Nearly 3,000 sailors to leave carrier amid virus outbreak
WASHINGTON (AP) — Nearly 3,000 sailors sailors aboard a San Diego-based nuclear aircraft carrier currently docked in Guam will be moved off the ship Thursday after its captain requested more resources and “decisive action” to battle a coronavirus outbreak aboard the vessel.
So far, fewer than 100 of the nearly 5,000 sailors assigned to the USS Theodore Roosevelt, now docked in Guam, have tested positive for the virus, but the Navy is moving sailors into various facilities and probably will begin using hotel rooms in the coming days. Navy leaders are talking with government officials in the U.S. territory to identify rooms for the crew members.
Acting Navy Secretary Thomas Modly, however, made it clear Wednesday that while several thousand will leave the ship, other sailors will remain on board in order to continue to protect the ship and run critical systems.
“We cannot and will not remove all sailors from the ship,” Modly told Pentagon reporters. He said officials will send as many sailors off the ship as possible while still maintaining safety. He said about 1,000 have gone ashore, and that number will grow to at least 2,700 in a couple of days.
Modly and Adm. Michael Gilday, the chief of naval operations, declined to say how long the ship will be sidelined. But if crew members are required to be quarantined for 14 days, on a rotational basis, the Roosevelt could be out of duty for weeks.
The Navy leaders said that they are trying to track down any sailors who came in contact with those now ill and place them in quarantine. They said almost 1,300 sailors have been tested, and as of Wednesday, nearly 600 of those tests came back negative. Officials are awaiting more results and more testing.
The “long pole in the tent,” said Gilday, is getting results more quickly. At this point, no sailors with the virus are hospitalized.
For most people, the new coronavirus causes mild or moderate symptoms, such as fever and cough that clear up in two to three weeks. For some, especially older adults and people with existing health problems, it can cause more severe illness, including pneumonia, and death.
Navy Capt. Brett Crozier, the carrier’s commander, raised warnings this week in a memo to his leaders. He said the ship was facing a growing outbreak of the coronavirus and he asked permission to isolate the bulk of his crew members on shore, an extraordinary move to take a carrier out of duty in an effort to save lives.
The carrier, like other Navy ships, is vulnerable to infectious disease spread given its close quarters. The ship is more than 1,000 feet (305 meters) long. Sailors are spread out across a labyrinth of decks linked by steep ladder-like stairs and narrow corridors. Enlisted sailors and officers have separate living areas, but most share rooms with multiple people, work in close quarters with other sailors, routinely grab their food from crowded buffet lines and eat at tables joined end to end.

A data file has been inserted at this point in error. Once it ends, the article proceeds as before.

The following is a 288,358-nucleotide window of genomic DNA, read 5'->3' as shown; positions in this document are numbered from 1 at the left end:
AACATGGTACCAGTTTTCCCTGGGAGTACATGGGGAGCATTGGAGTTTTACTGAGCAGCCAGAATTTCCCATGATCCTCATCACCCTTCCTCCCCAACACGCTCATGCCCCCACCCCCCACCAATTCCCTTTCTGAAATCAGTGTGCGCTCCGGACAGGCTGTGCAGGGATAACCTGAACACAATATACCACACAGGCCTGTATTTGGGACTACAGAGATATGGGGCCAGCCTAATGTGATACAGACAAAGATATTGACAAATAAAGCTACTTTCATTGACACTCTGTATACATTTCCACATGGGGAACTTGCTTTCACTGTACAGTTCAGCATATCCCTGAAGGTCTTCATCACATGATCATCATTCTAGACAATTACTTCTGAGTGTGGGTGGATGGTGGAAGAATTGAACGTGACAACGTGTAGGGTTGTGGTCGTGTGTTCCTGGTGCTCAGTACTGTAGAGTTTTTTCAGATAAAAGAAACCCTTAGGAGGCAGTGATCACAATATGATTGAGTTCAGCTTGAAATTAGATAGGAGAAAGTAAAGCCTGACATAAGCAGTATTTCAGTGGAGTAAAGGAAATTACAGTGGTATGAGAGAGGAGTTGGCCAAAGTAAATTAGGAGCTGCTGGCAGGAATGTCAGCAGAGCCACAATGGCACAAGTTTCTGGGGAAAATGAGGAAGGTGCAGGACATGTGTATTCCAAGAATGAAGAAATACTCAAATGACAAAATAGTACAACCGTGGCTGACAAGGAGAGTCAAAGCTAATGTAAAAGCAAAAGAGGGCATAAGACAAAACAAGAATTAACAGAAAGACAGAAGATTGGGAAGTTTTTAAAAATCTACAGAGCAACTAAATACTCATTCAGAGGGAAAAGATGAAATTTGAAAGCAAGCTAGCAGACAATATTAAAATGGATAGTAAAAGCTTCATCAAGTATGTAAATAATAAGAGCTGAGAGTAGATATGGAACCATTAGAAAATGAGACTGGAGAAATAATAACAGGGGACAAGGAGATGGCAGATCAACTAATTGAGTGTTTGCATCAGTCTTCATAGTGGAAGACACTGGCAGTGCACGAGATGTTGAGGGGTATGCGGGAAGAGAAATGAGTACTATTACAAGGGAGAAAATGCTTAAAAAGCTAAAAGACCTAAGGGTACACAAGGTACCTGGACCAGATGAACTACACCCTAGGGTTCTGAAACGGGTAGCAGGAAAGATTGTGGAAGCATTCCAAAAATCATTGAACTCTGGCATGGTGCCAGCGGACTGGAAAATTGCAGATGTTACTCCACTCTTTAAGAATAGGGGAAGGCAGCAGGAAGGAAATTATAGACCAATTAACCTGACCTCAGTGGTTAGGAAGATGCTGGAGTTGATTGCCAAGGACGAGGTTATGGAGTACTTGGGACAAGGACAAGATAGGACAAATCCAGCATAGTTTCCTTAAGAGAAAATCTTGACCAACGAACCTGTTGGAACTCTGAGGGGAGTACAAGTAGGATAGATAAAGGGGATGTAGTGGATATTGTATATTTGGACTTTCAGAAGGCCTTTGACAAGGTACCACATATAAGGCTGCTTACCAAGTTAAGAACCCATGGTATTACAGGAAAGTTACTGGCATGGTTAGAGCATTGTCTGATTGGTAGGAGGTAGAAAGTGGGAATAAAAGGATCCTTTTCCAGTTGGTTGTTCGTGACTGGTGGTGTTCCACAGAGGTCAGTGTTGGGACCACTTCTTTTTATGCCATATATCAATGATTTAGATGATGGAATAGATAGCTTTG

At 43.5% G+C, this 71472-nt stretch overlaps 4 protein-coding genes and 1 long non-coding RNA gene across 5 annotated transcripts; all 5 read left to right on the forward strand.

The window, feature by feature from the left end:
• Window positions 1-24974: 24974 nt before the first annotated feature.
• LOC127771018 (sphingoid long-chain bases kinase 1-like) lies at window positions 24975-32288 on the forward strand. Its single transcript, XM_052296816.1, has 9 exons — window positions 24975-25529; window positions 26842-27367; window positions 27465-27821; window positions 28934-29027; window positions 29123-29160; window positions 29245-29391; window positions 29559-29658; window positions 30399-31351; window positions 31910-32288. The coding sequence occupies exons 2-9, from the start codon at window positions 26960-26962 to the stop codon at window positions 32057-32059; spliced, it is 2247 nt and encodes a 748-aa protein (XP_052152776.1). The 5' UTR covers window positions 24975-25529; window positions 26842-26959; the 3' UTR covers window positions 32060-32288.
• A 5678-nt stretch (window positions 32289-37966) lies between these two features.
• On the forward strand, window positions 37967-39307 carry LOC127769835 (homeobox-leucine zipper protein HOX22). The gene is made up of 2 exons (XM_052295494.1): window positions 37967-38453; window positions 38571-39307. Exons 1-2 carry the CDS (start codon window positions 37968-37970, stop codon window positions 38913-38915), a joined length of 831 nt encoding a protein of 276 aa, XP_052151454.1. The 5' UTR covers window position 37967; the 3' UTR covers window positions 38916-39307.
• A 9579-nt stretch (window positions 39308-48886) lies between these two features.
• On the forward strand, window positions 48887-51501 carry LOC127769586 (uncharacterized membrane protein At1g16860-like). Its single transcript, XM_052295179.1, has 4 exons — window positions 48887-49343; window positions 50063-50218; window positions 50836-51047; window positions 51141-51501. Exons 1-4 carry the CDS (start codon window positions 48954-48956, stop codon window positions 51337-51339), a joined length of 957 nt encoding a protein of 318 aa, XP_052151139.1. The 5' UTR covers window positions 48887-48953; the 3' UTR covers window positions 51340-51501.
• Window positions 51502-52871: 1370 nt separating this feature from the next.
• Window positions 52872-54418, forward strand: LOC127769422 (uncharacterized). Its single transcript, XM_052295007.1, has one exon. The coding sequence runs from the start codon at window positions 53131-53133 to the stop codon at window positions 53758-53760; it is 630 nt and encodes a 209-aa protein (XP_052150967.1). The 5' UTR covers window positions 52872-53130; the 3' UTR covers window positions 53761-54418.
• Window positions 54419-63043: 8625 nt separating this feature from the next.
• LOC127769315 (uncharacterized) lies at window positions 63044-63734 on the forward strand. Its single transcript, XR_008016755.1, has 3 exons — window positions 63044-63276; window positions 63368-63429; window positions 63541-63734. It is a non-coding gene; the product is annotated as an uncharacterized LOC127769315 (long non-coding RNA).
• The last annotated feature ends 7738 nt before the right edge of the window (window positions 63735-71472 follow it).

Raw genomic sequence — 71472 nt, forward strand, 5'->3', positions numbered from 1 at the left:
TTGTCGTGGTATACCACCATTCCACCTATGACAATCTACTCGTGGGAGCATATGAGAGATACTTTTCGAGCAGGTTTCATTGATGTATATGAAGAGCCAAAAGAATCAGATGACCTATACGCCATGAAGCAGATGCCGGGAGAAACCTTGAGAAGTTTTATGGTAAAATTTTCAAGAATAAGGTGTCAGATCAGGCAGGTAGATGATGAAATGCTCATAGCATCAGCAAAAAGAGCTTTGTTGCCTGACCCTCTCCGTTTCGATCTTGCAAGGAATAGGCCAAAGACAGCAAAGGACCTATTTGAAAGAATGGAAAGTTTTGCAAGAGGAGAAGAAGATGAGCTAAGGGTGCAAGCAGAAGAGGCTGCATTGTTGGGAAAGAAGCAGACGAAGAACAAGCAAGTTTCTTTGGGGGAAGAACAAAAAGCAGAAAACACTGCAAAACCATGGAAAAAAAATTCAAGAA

A descendant of the ship’s namesake also urged for the crew to be quickly removed from the ship.
“Members of the Roosevelt family and I are extremely concerned about the plight of the sailors and captain of the USS Theodore Roosevelt,” Tweed Roosevelt, a great-grandson of President Theodore Roosevelt and chairman of the Theodore Roosevelt Institute at Long Island University, wrote in an email Wednesday. “We must get these brave men and women off at once to protect their lives and the future viability of the ship.”
In a memo to Navy leaders over the weekend, Crozier said the spread of the disease was accelerating and that removing all but 10% of the crew would be a “necessary risk” in order to stop the spread of the virus.
“We are not at war. Sailors do not need to die. If we do not act now, we are failing to properly take care of our most trusted asset our sailors,” said Crozier.
Navy leaders were quick to praise the captain for bringing the dire nature of the matter to their attention. They brushed away suggestions that he could be punished because the issue became public so quickly.
In Asia, a carrier presence is central to what the Pentagon has identified as a fundamental shift from fighting insurgent and extremist conflicts in the Middle East to a return to “great power competition.” That means, principally, a bigger focus on China, including its militarization of disputed areas of the South China Sea.
Navy leaders faced persistent questions about the origin of the virus on the ship, but said it may be impossible to identify where it started.
The Roosevelt made a port call in Vietnam last month. Modly said the stop, where thousands of sailors likely went off the ship into Danang, was done when there was fewer than 20 cases of the illness in Hanoi and sailors were screened when they returned to the ship.
He said two sailors fell ill near the end of the required 14-day period between port calls, and they were flown off the ship. As the days went by, however, the problem worsened.
Modly said there are 94 Navy ships deployed at sea around the world, and the Roosevelt is the only one with sailors who have tested positive for the virus. Some other sailors have tested positive, but those have been in other jobs or on ships that are at their home bases and are not out at sea.
As of Tuesday morning, the Navy said that a total of 334 personnel had tested positive for the virus, including 243 sailors. Of the 334, 19 have been hospitalized and 15 have recovered. None has died.